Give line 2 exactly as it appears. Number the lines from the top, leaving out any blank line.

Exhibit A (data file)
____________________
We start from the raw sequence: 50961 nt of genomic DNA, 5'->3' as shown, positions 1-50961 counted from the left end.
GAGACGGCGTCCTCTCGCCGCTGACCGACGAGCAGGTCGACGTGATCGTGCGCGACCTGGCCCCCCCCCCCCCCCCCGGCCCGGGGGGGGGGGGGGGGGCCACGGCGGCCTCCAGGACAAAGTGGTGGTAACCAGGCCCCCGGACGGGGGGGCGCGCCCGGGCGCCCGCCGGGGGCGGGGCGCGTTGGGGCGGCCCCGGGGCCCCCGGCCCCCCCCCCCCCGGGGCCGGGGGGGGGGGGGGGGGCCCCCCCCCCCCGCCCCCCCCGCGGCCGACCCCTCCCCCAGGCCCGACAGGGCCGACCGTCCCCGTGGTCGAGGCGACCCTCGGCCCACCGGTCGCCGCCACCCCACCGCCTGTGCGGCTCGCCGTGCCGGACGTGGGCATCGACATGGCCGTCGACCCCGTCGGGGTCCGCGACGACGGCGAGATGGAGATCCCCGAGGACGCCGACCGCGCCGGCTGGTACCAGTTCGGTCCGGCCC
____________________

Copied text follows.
GAGACGGCGTCCTCTCGCCGCTGACCGACGAGCAGGTCGACGTGATCGTGCGCGACCTGGCCCCCCCCCCCCCCCCCGGCCCGGGGGGGGGGGGGGGGGCCACGGCGGCCTCCAGGACAAAGTGGTGGTAACCAGGCCCCCGGACGGGGGGGCGCGCCCGGGCGCCCGCCGGGGGCGGGGCGCGTTGGGGCGGCCCCGGGGCCCCCGGCCCCCCCCCCCCCGGGGCCGGGGGGGGGGGGGGGGGCCCCCCCCCCCCGCCCCCCCCGCGGCCGACCCCTCCCCCAGGCCCGACAGGGCCGACCGTCCCCGTGGTCGAGGCGACCCTCGGCCCACCGGTCGCCGCCACCCCACCGCCTGTGCGGCTCGCCGTGCCGGACGTGGGCATCGACATGGCCGTCGACCCCGTCGGGGTCCGCGACGACGGCGAGATGGAGATCCCCGAGGACGCCGACCGCGCCGGCTGGTACCAGTTCGGTCCGGCCC